Last week, it was reported that Madonna is facing a lawsuit from two fans in New York. These fans had purchased tickets to a show at the Barclays Center in Brooklyn, but the show did not start until 10:30pm, which was two hours later than the advertised time, and did not end until approximately 1am.
The lawsuit filed by Michael Fellows and Jonathan Hadden stated that “a large number of ticket holders who attended concerts on weeknights had to wake up early the next day to go to work and/or fulfill family obligations.” This news was met with skepticism by many, who saw it as another example of Americans being overly litigious and looking to place blame for their own benefit. However, it is uncertain how the court will rule on this case, but I believe that Fellows and Hadden may have a valid argument.
Some musicians see their job as a lifelong holiday from responsibility. Such lowly, quotidian concerns as having to work the next day, getting home in the middle of the night, or sorting out childcare are for the little people, too banal for renegade superstars to worry about. Turning up on time doesn’t go with the lifestyle: punctual isn’t punk. (Full disclosure: my own punctuality is poor. I’m not proud of that, and I don’t think it makes me rock’n’roll.)
However, there are boundaries to how much an audience can tolerate this. Experienced concert attendees are aware of the unwritten rule that 15 minutes are usually added to the scheduled start time to account for everyone finding their seats. But when it goes beyond an hour, it crosses the line from artistic freedom to outright disrespect.
The Madonna narrative occurs during a time when late-night culture is shifting. Drinking habits have changed for both students and older individuals, leading to a decline in the nightclub industry. People are less inclined to stay out until the early hours of the morning. Earlier closing times are becoming more common, as seen with London’s renowned LGBTQ+ venue Duckie hosting successful daytime events. Actress Vicky McClure and her husband, producer, actor, and writer Jonny Owen, have also garnered interest for their afternoon club, Day Fever, in Sheffield.
Audience discontent with late performers is a long-standing issue. Axl Rose is famously known for his lack of consideration for punctuality. In 2012, I went to a Guns N’ Roses concert in Newcastle where he didn’t start the show until 10:45pm, likely occupied with getting his hair braided and eating pizza. His arrival was met with boos and by the end of the concert at 1:40am, many fans had already left.
I understand their reasoning. I recall leaving a private concert by Prince at Bagley’s Warehouse in London at 4am, during a lengthy and tedious funk jam. It was hard to believe what I was doing – leaving the greatest of all time – but I had to admit to myself that I was exhausted and uninterested. At least the event was honest about being a late-night session.
Being late is one issue, but performances that are undeniably terrible fall under a separate category that is worth complaining about. In 1995, I attended a concert that was falsely advertised as a Wu-Tang Clan show in Ilford. However, it turned out to just be Ol’ Dirty Bastard alone, lazily rapping over a CD. He also made the error of hosting an open-mic rap battle where he was soundly defeated by a young local kid who exclaimed, “I paid £12.50 to see this crap, it’s a complete disgrace!”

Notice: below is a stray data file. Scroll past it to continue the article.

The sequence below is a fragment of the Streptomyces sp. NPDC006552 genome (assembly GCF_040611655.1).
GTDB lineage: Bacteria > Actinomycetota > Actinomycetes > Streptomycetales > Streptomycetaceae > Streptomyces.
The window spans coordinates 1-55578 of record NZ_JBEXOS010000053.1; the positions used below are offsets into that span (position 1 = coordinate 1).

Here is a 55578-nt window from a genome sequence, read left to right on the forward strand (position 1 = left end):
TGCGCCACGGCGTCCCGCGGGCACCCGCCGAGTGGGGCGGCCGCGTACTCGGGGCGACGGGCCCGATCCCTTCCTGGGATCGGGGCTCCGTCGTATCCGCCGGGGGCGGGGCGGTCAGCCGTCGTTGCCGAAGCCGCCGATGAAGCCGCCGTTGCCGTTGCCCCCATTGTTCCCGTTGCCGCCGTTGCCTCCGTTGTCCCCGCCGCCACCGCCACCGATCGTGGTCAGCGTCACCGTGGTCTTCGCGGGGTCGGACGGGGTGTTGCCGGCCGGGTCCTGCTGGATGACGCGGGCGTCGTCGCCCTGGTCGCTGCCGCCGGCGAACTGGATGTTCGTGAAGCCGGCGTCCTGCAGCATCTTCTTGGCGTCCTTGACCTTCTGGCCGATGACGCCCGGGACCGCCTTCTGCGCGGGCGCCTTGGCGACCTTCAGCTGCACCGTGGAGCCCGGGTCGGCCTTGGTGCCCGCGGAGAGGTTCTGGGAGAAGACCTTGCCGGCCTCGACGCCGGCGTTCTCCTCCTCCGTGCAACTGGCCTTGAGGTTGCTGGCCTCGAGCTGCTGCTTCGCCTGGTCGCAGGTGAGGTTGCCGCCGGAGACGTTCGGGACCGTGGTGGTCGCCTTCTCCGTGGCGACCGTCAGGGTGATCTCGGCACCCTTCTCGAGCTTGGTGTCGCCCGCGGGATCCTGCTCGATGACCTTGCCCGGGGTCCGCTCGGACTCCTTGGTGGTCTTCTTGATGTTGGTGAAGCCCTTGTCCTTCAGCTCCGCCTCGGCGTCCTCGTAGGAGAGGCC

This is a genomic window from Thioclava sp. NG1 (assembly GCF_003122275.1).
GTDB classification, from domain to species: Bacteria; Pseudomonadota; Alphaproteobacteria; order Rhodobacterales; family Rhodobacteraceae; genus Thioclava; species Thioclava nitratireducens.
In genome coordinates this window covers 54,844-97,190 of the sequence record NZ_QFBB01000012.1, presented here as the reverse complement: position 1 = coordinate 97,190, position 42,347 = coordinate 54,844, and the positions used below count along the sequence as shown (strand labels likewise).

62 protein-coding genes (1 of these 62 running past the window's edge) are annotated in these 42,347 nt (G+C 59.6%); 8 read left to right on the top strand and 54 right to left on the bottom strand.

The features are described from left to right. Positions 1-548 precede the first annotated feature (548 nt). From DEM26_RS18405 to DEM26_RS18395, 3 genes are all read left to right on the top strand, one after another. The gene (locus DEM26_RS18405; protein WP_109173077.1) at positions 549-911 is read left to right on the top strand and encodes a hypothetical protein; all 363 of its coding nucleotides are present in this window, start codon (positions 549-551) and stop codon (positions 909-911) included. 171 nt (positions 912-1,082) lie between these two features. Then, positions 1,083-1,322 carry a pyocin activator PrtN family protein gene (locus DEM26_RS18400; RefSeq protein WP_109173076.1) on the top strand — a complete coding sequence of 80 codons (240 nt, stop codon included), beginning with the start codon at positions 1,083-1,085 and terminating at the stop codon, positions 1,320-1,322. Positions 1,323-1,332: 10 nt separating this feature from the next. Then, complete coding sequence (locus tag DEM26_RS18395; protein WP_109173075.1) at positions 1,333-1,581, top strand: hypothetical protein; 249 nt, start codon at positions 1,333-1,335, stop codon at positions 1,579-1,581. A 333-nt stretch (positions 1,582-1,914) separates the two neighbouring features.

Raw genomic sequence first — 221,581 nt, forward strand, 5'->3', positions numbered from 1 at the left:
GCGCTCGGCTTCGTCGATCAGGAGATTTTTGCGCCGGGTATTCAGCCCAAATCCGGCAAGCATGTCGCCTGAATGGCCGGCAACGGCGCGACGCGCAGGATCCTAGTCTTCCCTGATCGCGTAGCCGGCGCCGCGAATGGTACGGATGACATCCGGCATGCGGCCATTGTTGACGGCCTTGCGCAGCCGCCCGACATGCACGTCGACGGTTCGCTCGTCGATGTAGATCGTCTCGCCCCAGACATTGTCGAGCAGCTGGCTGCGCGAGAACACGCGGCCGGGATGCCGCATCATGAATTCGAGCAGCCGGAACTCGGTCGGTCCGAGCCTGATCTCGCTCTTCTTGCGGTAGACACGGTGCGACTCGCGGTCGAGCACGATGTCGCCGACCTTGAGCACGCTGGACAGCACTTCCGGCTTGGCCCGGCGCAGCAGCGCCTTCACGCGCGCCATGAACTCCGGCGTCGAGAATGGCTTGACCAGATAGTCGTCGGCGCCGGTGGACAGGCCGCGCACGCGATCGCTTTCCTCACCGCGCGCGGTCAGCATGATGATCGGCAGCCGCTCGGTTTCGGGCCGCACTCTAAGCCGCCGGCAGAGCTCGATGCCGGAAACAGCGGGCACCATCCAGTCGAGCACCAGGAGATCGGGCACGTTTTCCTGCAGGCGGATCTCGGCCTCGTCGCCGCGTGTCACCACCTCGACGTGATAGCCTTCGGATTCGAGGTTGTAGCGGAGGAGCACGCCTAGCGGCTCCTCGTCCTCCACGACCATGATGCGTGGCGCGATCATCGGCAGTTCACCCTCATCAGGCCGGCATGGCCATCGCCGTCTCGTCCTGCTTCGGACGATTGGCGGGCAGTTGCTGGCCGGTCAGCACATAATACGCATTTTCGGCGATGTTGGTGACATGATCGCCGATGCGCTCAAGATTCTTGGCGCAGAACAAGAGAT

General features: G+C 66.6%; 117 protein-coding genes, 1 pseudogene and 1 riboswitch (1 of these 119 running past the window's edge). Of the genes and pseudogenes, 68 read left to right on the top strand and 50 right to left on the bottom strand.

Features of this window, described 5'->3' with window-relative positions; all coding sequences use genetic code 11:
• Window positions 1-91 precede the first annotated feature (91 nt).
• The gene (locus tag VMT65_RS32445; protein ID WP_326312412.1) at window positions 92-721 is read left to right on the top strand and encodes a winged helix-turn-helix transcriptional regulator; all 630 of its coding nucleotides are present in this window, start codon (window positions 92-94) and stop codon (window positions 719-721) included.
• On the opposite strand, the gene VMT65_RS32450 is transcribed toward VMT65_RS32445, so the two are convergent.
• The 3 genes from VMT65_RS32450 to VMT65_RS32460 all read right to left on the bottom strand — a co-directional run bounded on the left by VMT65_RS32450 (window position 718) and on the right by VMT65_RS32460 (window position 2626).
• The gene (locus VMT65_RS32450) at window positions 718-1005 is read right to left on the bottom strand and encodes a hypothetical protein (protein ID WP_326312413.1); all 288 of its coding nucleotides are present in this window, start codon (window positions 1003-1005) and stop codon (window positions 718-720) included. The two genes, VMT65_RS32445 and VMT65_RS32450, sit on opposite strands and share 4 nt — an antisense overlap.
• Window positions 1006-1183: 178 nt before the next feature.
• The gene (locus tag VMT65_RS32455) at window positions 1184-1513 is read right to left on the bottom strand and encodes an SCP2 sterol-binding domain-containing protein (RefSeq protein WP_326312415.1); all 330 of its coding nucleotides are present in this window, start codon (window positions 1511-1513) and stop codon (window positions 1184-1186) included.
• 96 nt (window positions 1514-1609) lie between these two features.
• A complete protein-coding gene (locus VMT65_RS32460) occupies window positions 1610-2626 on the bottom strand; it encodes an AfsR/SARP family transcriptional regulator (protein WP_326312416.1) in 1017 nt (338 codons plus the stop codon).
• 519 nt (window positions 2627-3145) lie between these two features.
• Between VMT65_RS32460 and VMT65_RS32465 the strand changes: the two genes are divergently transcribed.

In certain situations, there may be mitigating factors. The poor quality of the performance may be an indication of a gradual and unfortunate situation. In 2007, I attended a concert by Amy Winehouse in Brighton that did not start until 10:10 pm, with speculation that she had been drinking on the beach before the show. (However, the show itself was still enjoyable.) Additionally, I was present at the Birmingham NEC in 2010 when Whitney Houston, during her infamous Nothing But Love tour, delivered a partially lip-synced performance that caused a public outcry. As we are all aware, the outcome of her career was tragic.
There are instances where there is no valid justification. In the Oasis documentary Supersonic, it is revealed that Liam Gallagher had mistakenly forgotten about their scheduled performances at Knebworth in 1996 and had indulged in excessive partying after the first night, causing him to struggle with the second performance.
While being slick and professional can be impressive, it can also be unexciting. At times, the most remarkable performances are rough and imperfect. One instance is Nicky Wire’s charmingly disorganized solo show at the Hay festival in 2006, which is still fondly remembered by fans of the Manic Street Preachers.
Looking back, there can be a strange satisfaction in enduring something unpleasant. Attending a disappointing event becomes a tale of battle, a badge of honor. I was there at The Stone Roses’ disastrous performance at Reading in 1996, with Ian Brown’s off-key singing – even worse than his usual foghorn style. Oddly enough, I’m glad I witnessed it.
However, for those things to occur, the band must physically be present: I have been to at least two performances by Pete Doherty where he showed little interest.
What is our expectation for performers? At the very least, they should be present and actually perform. And, unless there are unforeseen circumstances beyond their control (as opposed to delays caused by a make-up artist), they should arrive at or around the scheduled time.
Simon Price, a writer specializing in music and literature, recently published a new book titled “Curepedia: an A-Z of the Cure.”